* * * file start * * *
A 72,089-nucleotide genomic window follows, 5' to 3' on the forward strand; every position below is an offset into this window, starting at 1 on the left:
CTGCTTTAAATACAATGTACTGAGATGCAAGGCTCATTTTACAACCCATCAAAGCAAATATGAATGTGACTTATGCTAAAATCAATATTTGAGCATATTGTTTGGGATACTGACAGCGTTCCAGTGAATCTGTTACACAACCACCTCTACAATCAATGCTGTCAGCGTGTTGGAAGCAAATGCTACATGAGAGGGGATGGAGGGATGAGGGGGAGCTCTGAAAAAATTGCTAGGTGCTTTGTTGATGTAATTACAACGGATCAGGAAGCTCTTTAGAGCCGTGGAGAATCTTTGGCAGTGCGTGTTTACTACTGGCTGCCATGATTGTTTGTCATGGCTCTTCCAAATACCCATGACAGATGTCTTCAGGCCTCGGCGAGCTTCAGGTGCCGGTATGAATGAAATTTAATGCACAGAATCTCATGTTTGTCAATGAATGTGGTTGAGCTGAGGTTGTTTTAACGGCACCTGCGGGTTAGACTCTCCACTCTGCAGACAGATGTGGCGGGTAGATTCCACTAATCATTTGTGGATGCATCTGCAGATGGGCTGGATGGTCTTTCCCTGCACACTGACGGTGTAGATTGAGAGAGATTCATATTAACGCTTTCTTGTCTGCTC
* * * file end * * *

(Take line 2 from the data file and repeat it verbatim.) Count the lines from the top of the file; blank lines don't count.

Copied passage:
CTGCTTTAAATACAATGTACTGAGATGCAAGGCTCATTTTACAACCCATCAAAGCAAATATGAATGTGACTTATGCTAAAATCAATATTTGAGCATATTGTTTGGGATACTGACAGCGTTCCAGTGAATCTGTTACACAACCACCTCTACAATCAATGCTGTCAGCGTGTTGGAAGCAAATGCTACATGAGAGGGGATGGAGGGATGAGGGGGAGCTCTGAAAAAATTGCTAGGTGCTTTGTTGATGTAATTACAACGGATCAGGAAGCTCTTTAGAGCCGTGGAGAATCTTTGGCAGTGCGTGTTTACTACTGGCTGCCATGATTGTTTGTCATGGCTCTTCCAAATACCCATGACAGATGTCTTCAGGCCTCGGCGAGCTTCAGGTGCCGGTATGAATGAAATTTAATGCACAGAATCTCATGTTTGTCAATGAATGTGGTTGAGCTGAGGTTGTTTTAACGGCACCTGCGGGTTAGACTCTCCACTCTGCAGACAGATGTGGCGGGTAGATTCCACTAATCATTTGTGGATGCATCTGCAGATGGGCTGGATGGTCTTTCCCTGCACACTGACGGTGTAGATTGAGAGAGATTCATATTAACGCTTTCTTGTCTGCTC